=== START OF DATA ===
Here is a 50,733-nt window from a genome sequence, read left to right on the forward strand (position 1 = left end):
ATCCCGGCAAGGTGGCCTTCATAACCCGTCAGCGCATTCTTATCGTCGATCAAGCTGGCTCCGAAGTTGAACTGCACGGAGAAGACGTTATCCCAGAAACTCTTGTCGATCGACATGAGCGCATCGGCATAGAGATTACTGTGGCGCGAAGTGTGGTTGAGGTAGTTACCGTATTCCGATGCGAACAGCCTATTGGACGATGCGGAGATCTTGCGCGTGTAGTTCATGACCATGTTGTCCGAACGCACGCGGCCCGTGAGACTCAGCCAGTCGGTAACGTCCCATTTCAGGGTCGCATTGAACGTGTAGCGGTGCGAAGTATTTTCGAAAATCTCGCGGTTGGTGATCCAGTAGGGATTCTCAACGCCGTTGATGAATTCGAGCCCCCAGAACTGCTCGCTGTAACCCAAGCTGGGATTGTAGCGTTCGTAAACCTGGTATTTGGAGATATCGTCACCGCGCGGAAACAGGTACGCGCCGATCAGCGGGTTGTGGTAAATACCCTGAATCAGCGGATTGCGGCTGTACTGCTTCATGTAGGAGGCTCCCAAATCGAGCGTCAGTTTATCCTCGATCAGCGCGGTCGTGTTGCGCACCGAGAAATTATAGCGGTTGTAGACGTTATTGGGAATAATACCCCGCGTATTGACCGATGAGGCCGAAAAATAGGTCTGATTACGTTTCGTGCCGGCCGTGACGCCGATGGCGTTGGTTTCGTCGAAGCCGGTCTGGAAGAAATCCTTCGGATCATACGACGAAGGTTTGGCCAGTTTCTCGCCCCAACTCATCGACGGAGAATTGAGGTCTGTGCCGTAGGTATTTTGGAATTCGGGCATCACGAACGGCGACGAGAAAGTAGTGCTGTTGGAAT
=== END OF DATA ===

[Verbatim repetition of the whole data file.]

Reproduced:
Here is a 50,733-nt window from a genome sequence, read left to right on the forward strand (position 1 = left end):
ATCCCGGCAAGGTGGCCTTCATAACCCGTCAGCGCATTCTTATCGTCGATCAAGCTGGCTCCGAAGTTGAACTGCACGGAGAAGACGTTATCCCAGAAACTCTTGTCGATCGACATGAGCGCATCGGCATAGAGATTACTGTGGCGCGAAGTGTGGTTGAGGTAGTTACCGTATTCCGATGCGAACAGCCTATTGGACGATGCGGAGATCTTGCGCGTGTAGTTCATGACCATGTTGTCCGAACGCACGCGGCCCGTGAGACTCAGCCAGTCGGTAACGTCCCATTTCAGGGTCGCATTGAACGTGTAGCGGTGCGAAGTATTTTCGAAAATCTCGCGGTTGGTGATCCAGTAGGGATTCTCAACGCCGTTGATGAATTCGAGCCCCCAGAACTGCTCGCTGTAACCCAAGCTGGGATTGTAGCGTTCGTAAACCTGGTATTTGGAGATATCGTCACCGCGCGGAAACAGGTACGCGCCGATCAGCGGGTTGTGGTAAATACCCTGAATCAGCGGATTGCGGCTGTACTGCTTCATGTAGGAGGCTCCCAAATCGAGCGTCAGTTTATCCTCGATCAGCGCGGTCGTGTTGCGCACCGAGAAATTATAGCGGTTGTAGACGTTATTGGGAATAATACCCCGCGTATTGACCGATGAGGCCGAAAAATAGGTCTGATTACGTTTCGTGCCGGCCGTGACGCCGATGGCGTTGGTTTCGTCGAAGCCGGTCTGGAAGAAATCCTTCGGATCATACGACGAAGGTTTGGCCAGTTTCTCGCCCCAACTCATCGACGGAGAATTGAGGTCTGTGCCGTAGGTATTTTGGAATTCGGGCATCACGAACGGCGACGAGAAAGTAGTGCTGTTGGAAT